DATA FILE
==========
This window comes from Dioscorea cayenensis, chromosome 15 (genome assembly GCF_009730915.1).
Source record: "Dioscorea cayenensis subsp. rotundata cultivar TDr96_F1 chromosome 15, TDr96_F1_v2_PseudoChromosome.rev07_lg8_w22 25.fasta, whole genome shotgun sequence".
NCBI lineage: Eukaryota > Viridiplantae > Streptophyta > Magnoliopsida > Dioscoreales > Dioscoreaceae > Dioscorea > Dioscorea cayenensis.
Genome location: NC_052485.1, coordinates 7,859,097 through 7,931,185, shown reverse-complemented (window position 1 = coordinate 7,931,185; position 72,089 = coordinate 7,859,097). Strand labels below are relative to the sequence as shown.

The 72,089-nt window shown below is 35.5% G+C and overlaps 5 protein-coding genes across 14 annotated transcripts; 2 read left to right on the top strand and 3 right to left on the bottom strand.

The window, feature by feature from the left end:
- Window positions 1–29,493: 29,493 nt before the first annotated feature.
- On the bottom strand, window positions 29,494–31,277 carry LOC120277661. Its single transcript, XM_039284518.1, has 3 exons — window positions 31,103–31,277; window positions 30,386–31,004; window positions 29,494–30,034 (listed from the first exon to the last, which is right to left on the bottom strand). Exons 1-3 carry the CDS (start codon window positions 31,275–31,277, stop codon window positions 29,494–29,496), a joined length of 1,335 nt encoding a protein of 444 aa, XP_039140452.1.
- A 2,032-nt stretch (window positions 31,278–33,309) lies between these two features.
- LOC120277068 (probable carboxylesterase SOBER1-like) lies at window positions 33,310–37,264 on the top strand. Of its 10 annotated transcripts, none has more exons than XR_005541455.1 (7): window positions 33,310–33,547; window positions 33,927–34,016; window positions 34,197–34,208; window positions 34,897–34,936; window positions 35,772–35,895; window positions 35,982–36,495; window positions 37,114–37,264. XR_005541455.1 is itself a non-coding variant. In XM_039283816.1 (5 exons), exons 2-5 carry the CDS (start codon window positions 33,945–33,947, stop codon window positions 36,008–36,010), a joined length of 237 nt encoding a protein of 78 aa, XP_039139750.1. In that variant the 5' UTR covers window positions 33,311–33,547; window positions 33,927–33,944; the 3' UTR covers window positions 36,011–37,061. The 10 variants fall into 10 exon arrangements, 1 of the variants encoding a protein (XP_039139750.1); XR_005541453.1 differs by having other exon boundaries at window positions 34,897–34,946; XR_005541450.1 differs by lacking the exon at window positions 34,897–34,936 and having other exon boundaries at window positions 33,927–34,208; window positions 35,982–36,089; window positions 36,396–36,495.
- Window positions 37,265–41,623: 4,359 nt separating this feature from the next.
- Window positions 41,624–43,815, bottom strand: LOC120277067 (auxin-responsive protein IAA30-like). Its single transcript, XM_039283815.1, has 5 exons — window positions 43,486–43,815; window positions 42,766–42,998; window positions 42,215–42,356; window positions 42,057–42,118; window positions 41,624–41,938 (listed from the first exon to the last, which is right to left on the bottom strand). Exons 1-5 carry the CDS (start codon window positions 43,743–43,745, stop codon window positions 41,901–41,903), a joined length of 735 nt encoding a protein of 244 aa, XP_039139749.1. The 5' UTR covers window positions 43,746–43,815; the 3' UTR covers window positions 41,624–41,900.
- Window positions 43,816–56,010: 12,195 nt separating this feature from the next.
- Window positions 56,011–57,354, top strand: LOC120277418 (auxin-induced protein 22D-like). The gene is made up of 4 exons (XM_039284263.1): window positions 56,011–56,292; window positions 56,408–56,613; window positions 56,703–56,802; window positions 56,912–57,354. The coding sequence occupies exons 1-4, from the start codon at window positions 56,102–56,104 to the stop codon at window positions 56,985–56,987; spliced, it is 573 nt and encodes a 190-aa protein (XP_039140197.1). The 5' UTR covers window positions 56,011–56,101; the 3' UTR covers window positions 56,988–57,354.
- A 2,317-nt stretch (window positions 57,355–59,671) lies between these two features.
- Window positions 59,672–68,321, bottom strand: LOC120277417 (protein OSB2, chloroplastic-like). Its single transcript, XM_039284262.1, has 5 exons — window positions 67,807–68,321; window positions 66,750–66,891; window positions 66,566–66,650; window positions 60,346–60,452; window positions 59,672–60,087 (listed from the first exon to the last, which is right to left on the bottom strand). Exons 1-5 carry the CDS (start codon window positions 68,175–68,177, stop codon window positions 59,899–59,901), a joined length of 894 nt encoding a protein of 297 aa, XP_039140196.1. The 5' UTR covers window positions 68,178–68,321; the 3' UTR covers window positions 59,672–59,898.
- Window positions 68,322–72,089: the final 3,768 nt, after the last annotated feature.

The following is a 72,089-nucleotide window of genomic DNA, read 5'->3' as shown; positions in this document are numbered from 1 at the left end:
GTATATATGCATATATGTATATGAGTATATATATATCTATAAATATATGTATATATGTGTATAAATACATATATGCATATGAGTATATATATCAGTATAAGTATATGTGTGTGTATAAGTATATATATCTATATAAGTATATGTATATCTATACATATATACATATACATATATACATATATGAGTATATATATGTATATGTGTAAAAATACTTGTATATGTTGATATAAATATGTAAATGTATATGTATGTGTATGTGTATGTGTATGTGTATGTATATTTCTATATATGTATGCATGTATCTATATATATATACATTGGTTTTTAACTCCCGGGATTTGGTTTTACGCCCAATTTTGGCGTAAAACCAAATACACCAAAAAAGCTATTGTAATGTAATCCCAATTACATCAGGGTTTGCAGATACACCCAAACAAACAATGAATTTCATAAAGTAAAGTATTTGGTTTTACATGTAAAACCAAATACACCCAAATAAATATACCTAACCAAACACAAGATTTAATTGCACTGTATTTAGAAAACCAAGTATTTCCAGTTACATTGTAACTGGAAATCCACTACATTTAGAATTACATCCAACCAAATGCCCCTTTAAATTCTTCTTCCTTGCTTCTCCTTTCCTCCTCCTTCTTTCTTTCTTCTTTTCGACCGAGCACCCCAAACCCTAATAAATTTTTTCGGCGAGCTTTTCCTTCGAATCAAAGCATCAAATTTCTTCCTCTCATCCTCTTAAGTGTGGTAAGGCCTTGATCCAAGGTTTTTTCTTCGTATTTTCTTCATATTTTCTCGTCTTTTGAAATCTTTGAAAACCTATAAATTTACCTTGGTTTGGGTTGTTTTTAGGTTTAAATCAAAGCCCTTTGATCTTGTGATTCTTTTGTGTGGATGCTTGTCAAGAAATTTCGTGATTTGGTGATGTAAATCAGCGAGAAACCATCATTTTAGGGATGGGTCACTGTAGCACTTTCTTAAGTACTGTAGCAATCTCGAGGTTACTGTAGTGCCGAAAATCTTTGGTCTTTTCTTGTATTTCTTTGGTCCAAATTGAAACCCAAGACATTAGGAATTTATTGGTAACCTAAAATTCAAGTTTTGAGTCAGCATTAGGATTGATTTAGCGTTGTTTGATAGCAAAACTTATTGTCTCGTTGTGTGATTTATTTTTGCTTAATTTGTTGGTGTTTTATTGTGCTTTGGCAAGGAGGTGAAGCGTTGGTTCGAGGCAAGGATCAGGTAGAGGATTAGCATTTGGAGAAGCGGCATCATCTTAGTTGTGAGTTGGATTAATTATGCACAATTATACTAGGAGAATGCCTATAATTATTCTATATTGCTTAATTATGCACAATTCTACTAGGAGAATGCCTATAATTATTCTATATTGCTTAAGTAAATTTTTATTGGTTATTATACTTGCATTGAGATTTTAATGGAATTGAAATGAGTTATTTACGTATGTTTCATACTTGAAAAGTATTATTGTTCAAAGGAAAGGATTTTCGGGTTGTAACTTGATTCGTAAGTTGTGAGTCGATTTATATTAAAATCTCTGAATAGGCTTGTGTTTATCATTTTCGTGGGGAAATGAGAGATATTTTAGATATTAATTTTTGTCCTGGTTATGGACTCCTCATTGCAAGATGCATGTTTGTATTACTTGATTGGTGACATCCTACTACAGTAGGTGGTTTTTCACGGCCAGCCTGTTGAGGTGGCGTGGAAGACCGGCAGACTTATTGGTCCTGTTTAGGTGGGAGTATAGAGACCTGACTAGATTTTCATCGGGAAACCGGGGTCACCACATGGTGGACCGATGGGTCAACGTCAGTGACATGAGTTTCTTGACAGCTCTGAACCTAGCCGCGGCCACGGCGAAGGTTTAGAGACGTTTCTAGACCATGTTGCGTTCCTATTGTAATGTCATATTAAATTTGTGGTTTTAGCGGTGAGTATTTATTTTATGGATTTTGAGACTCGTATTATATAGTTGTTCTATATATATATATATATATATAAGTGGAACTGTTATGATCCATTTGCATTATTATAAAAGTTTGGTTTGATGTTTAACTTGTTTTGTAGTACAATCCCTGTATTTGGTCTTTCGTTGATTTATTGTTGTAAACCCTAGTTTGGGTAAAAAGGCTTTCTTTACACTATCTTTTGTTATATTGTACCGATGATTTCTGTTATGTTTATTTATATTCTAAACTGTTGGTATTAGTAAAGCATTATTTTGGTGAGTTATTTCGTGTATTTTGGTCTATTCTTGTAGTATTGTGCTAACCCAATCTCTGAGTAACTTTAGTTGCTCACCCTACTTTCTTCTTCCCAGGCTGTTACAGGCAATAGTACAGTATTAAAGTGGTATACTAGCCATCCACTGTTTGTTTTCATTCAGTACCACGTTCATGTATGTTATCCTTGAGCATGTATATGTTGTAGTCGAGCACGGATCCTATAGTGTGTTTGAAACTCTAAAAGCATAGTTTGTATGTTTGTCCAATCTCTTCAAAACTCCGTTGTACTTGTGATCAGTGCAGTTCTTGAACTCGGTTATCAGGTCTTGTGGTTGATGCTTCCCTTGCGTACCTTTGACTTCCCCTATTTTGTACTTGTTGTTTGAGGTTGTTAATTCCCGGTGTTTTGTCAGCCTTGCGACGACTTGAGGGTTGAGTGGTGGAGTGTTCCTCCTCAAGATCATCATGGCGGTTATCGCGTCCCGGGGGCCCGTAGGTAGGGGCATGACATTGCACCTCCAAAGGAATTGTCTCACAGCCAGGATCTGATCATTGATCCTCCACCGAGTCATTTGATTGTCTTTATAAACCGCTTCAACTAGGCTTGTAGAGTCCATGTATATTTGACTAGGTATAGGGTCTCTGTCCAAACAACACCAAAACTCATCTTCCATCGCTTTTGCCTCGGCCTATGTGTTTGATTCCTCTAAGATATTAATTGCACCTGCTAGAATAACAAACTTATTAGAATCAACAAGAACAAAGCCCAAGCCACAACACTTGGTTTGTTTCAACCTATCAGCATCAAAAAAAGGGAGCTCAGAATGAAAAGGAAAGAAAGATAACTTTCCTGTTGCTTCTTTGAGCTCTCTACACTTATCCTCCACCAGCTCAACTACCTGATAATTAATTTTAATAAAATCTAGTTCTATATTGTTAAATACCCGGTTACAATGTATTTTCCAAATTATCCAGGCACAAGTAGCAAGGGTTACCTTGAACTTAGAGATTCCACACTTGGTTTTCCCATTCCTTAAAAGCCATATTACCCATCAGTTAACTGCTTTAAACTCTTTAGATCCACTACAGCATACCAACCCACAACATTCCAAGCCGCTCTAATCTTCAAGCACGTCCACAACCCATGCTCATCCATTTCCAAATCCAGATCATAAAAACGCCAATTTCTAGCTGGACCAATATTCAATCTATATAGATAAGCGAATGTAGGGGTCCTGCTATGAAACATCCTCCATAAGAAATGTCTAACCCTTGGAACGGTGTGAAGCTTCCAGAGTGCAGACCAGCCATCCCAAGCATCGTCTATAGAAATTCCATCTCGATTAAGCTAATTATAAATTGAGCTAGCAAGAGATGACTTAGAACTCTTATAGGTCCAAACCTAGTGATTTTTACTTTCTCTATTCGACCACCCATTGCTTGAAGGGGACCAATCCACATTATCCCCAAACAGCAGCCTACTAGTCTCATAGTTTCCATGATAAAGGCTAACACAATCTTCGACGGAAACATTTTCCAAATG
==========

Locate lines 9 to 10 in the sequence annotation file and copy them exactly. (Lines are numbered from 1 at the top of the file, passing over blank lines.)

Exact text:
- A 2,032-nt stretch (window positions 31,278–33,309) lies between these two features.
- LOC120277068 (probable carboxylesterase SOBER1-like) lies at window positions 33,310–37,264 on the top strand. Of its 10 annotated transcripts, none has more exons than XR_005541455.1 (7): window positions 33,310–33,547; window positions 33,927–34,016; window positions 34,197–34,208; window positions 34,897–34,936; window positions 35,772–35,895; window positions 35,982–36,495; window positions 37,114–37,264. XR_005541455.1 is itself a non-coding variant. In XM_039283816.1 (5 exons), exons 2-5 carry the CDS (start codon window positions 33,945–33,947, stop codon window positions 36,008–36,010), a joined length of 237 nt encoding a protein of 78 aa, XP_039139750.1. In that variant the 5' UTR covers window positions 33,311–33,547; window positions 33,927–33,944; the 3' UTR covers window positions 36,011–37,061. The 10 variants fall into 10 exon arrangements, 1 of the variants encoding a protein (XP_039139750.1); XR_005541453.1 differs by having other exon boundaries at window positions 34,897–34,946; XR_005541450.1 differs by lacking the exon at window positions 34,897–34,936 and having other exon boundaries at window positions 33,927–34,208; window positions 35,982–36,089; window positions 36,396–36,495.